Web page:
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Will the formula of no left-handed pitchers in the bullpen backfire on the Marlins plan?

Will the formula of no left-handed pitchers in the bullpen backfire on the Marlins plan?

Not only are the Miami Marlins banking on a bullpen that runs eight deep, the organization is also hoping that a unit full of right handers is the way to win the National League East.

Once again, manager Don Mattingly is faced with the same issue the team dealt with last year – almost becoming a point of normalcy with a sign that hangs over the bullpen – NO LEFTIES ALLOWED.

Fans saw the issues that could arise in having such a blueprint in the 4-2 loss to the Washington Nationals on Opening Day. It was a cause of debate when Joe Frisaro opened his “Inbox” feature on MLB.com.

What does manager Don Mattingly plan on doing now with no lefties in the bullpen? Opening Day showed how difficult it is not having a southpaw.

The Marlins had bullpen issues last season because of lack of performance and injuries. Reliever Mike Dunn was injured for the majority of the season and now the former Marlins arm is pitching in Colorado after signing a free agent deal. The Marlins brought in relievers with experience to form a mega bullpen in the mold of the Cleveland Indians.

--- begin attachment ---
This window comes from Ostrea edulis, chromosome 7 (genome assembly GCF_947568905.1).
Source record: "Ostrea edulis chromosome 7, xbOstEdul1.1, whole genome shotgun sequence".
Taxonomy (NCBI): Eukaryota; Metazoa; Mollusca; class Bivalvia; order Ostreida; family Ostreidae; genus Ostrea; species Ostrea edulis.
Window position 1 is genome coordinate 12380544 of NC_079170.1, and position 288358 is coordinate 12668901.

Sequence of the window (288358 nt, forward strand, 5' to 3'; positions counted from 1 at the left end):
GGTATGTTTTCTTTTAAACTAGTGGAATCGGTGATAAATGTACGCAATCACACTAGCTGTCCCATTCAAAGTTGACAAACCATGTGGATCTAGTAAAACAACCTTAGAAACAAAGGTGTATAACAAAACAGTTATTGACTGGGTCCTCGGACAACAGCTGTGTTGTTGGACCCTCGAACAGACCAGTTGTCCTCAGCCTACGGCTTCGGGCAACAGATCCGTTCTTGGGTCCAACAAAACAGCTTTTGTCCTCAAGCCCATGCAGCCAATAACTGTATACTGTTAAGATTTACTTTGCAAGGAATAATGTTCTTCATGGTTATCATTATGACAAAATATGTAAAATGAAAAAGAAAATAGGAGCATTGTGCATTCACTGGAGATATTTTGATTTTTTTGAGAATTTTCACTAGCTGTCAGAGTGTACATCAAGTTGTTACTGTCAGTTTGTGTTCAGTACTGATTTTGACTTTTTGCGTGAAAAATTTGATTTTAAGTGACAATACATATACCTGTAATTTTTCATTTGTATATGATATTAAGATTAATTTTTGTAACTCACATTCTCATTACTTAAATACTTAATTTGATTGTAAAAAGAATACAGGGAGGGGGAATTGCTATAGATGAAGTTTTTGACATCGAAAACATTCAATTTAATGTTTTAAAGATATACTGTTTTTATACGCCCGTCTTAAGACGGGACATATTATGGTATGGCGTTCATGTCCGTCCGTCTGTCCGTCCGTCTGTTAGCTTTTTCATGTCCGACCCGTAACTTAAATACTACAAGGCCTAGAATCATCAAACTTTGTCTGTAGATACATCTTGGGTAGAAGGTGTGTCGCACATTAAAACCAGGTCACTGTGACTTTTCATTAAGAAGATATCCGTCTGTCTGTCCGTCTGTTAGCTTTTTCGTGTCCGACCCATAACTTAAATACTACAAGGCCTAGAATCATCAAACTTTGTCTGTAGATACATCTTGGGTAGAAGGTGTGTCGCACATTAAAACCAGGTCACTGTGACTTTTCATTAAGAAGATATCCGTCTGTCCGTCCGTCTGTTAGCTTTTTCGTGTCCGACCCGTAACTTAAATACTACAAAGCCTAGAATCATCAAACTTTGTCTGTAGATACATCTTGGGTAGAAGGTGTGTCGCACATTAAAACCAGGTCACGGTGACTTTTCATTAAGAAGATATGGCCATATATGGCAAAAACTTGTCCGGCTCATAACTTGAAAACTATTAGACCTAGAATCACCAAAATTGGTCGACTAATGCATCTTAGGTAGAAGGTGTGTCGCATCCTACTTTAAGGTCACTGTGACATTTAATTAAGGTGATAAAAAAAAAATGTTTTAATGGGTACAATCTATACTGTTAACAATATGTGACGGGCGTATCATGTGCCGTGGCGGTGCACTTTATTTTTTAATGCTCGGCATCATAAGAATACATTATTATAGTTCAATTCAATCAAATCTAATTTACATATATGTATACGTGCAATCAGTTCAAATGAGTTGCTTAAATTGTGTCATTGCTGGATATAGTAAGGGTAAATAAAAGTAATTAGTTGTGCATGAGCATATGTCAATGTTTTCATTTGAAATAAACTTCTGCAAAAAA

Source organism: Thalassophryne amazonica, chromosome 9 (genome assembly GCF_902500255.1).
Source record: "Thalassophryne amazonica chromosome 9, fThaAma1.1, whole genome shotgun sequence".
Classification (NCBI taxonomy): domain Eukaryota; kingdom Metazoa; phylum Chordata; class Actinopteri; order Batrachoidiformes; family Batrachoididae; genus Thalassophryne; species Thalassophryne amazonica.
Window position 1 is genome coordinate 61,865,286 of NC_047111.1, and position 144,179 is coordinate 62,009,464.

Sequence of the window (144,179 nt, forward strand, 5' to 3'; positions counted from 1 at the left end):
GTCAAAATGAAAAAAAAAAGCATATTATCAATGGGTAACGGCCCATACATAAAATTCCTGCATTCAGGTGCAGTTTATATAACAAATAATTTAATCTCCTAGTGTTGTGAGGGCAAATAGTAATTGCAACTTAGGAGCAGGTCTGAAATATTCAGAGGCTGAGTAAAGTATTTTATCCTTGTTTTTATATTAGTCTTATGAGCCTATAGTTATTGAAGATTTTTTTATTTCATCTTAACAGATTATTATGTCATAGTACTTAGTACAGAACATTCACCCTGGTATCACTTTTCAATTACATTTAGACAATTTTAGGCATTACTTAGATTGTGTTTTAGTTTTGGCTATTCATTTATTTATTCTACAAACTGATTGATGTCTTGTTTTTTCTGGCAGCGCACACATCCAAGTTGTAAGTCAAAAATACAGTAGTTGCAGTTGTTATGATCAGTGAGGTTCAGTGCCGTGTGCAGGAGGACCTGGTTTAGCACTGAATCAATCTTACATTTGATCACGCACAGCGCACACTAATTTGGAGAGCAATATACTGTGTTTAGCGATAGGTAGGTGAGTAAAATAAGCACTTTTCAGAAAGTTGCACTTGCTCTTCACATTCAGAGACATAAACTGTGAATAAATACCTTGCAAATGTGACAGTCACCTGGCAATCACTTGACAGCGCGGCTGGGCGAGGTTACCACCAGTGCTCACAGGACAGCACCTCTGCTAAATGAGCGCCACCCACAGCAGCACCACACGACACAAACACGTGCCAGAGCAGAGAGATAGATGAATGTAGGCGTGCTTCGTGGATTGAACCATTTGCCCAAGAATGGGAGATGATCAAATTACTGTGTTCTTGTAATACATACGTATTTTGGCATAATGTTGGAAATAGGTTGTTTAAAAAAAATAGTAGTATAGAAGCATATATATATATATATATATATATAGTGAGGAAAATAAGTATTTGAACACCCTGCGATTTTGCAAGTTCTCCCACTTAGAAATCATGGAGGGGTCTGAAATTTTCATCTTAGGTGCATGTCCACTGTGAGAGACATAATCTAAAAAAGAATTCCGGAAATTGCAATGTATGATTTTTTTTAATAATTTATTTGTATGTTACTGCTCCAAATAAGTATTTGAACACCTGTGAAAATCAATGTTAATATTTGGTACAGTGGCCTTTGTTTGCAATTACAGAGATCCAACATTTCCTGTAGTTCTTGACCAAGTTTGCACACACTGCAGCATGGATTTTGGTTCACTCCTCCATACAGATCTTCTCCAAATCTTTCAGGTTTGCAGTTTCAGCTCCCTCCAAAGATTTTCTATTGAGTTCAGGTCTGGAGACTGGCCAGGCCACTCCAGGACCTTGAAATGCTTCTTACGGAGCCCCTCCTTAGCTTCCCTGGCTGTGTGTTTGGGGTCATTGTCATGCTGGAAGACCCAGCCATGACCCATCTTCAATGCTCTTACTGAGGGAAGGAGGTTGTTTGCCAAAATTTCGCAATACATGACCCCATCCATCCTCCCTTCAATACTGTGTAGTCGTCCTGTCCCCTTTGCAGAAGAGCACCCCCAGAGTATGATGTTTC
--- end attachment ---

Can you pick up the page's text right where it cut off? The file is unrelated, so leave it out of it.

On Monday, that bullpen failed to keep a lead.

“That was an organizational decision the club was open about all offseason and throughout Spring Training. The Marlins feel handedness is overrated,” Frisaro explained. “They also noted that David Phelps is their Andrew Miller, and he's arguably their best reliever. Mattingly said after Monday's 4-2 loss to the Nationals that he plans to match Phelps up with the other team's top hitters. It didn't work out, and left-handed hitters Bryce Harper and Adam Lind each homered.”

Dunn, who is now with the Rockies, was Miami's primary lefty reliever a year ago. When you look at his splits, left-handed hitters batted .278 off Dunn, compared to .263 for right-handed hitters. Phelps' splits a year ago: lefties .230, righties .172.

The Marlins signed right-handers Brad Ziegler and Junichi Tazawa in free agency, but they passed on lefty Travis Wood, who could start or relieve. Now with the Royals, Wood limited left-handed hitters to a .126 batting average, while right-handers batted .265.

The Marlins are counting on David Phelps to be their horse out of the pen. The spot starter last season won his arbitration case this offseason, and will be counted on to get this team to AJ Ramos in the closer’s role. If the combination of Ziegler, Dustin McGowan, Tazawa and others can keep leads, this bullpen could be the right formula for a winning season in south Florida.

 


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